In our latest article, we discuss how hand and surface hygiene interventions can help to keep office workers safe from transmissible infectious diseases.
The COVID-19 pandemic has highlighted the challenges of communal workspaces in the context of the transmission of infectious diseases. Co-workers often spend long periods of time in close proximity, usually with limited access to hand and surface hygiene materials.
Before the COVID-19 pandemic, there was convincing evidence that we needed to do more to keep communal workspaces free from transmissible infectious diseases. Even more so now, given the reports of COVID-19 outbreaks in communal workplaces.
Contaminated hands and surfaces can spread infectious diseases (including the SARS-CoV-2 virus that causes COVID-19) in home and workplace settings.
We've all been there, sat next to our colleague with a cold, and the next thing you know you're reaching for the tissues!
Several studies have shown that improving hygiene in communal offices reduces the risk of spreading transmissible diseases.
Some studies have used bacteriophage markers. These small micro-organisms are viruses that infect bacteria but are harmless to humans, and can be used to model the spread of viruses.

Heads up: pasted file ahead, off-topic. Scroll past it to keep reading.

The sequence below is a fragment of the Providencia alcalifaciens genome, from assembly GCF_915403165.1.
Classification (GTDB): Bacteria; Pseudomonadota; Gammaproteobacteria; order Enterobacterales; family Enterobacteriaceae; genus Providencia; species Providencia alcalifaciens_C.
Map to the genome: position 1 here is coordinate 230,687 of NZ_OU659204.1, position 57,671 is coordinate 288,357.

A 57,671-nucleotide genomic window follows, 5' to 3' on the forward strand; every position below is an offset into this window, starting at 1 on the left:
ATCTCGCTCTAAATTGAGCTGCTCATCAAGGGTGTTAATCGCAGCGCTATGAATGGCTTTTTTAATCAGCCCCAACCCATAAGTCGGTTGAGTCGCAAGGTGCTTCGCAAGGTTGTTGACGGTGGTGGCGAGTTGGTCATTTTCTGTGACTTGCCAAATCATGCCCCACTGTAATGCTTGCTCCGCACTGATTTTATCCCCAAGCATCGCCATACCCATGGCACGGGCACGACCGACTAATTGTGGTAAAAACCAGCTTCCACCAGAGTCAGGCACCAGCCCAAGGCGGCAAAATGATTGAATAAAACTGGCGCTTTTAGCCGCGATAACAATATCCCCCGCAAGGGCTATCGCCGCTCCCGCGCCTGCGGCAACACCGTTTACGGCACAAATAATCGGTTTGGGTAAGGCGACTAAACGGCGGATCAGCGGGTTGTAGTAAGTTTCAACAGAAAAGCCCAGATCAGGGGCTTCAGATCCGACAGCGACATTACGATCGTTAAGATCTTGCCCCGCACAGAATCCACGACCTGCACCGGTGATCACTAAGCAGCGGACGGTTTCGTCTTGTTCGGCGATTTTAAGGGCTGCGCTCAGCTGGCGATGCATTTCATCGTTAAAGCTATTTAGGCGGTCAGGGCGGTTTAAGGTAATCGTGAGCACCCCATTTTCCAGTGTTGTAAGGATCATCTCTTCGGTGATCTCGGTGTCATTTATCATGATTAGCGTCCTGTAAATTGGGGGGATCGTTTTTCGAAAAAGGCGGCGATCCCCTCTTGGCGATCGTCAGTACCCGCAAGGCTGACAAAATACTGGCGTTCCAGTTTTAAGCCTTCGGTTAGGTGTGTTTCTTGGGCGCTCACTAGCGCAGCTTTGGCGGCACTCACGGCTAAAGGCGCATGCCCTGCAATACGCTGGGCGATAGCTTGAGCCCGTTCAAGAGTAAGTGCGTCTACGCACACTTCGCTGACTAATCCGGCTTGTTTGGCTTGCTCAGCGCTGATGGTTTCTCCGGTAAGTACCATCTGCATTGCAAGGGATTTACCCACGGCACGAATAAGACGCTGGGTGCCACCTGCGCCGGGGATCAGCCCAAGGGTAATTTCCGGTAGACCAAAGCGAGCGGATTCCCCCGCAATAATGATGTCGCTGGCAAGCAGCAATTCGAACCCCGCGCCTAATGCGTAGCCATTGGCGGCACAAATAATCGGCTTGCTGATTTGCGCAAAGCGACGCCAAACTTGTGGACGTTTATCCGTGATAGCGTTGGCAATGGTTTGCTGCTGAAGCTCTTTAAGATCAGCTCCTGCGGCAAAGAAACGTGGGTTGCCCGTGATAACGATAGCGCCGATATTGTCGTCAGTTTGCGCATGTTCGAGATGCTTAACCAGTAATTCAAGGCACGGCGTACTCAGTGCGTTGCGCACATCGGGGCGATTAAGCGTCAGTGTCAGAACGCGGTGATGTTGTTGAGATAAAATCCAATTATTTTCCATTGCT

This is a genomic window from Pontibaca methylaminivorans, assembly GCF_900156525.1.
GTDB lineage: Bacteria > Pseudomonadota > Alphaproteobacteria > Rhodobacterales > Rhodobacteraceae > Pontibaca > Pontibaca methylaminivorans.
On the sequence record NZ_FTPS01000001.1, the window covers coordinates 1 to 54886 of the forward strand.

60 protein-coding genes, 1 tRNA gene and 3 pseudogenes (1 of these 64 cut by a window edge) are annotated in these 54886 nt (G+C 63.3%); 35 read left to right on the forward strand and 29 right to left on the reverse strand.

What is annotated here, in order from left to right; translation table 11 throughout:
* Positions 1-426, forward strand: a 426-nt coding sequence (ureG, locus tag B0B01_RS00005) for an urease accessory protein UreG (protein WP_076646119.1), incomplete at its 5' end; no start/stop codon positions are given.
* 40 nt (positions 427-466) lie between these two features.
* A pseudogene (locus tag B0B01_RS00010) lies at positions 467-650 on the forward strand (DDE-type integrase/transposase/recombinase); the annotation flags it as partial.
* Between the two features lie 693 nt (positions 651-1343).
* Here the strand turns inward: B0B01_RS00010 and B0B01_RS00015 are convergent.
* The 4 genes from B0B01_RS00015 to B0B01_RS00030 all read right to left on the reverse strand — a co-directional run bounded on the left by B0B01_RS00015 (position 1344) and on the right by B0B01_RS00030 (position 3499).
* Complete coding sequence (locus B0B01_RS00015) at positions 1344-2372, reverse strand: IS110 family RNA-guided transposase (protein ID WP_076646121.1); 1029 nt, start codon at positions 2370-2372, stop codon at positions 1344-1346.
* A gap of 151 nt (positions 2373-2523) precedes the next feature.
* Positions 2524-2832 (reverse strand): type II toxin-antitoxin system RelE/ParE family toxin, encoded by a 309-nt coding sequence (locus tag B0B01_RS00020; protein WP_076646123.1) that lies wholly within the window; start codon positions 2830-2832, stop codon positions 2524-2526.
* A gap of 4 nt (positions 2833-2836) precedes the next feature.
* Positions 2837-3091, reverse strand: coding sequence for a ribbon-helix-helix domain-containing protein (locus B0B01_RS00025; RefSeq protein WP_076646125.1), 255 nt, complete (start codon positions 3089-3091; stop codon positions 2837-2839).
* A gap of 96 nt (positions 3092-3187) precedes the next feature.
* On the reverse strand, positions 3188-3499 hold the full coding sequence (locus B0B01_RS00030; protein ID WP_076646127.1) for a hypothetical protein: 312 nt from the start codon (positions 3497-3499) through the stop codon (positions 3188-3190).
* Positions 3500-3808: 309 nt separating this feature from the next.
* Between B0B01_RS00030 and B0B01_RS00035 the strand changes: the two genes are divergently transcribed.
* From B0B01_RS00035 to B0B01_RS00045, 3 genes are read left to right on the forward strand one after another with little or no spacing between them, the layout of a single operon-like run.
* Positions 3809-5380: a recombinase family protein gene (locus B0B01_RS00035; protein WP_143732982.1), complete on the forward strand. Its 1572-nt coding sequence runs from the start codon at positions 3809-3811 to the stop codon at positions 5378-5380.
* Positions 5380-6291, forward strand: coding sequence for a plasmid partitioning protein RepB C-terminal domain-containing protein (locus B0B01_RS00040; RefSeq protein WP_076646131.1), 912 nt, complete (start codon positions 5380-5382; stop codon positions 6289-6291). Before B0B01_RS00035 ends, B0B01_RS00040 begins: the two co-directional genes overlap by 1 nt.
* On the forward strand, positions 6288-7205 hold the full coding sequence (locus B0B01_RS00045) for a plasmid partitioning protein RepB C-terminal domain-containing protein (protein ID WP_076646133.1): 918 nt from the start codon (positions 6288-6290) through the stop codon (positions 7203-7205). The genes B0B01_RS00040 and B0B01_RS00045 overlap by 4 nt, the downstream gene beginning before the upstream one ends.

One study showed that a surface and hand hygiene intervention reduced the level of bacteriophage contamination of surfaces and staff hands in a shared office by 85%.
A follow up study used mathematical modelling to translate this reduction in bacteriophage contamination to a projected reduction in infection transmission risk. This study concluded that surface disinfection also resulted in an infection risk reduction of 15% for rotavirus, 16% for rhinovirus, and 33% for influenza, and that surface and hand hygiene combined resulted in an infection risk reduction of 59% for rotavirus, 61% for rhinovirus, and 88% for influenza.
We know that workplace exposure is a significant risk for COVID-19, hence the work at home order in the UK and elsewhere in the world to help manage the pandemic. Additionally, we know that staff perceptions of safety are a vital part of reopening communal offices. Research carried out in Canada shows that employers need to take additional steps to ensure that staff feel safe enough to come back into communal offices.
To provide a safe office for staff, employers should:
Ensure that hand and surface hygiene products are made available throughout the office space. They should be made accessible and kept in a place where they can be used conveniently. Alcohol gel and disinfectant wipes are the easiest and most effective products to use in an office environment.
Ensure that office workers who are ill do not come to work (you’d be amazed how often it happens)!
Overall, the COVID-19 pandemic has prompted important questions about ensuring safe communal offices, and highlighted the need for companies to facilitate effective hand and surface hygiene to keep their communal workspaces free from transmissible diseases.
For more information on how we are making workplaces safer, take a look at our Safe Offices page.
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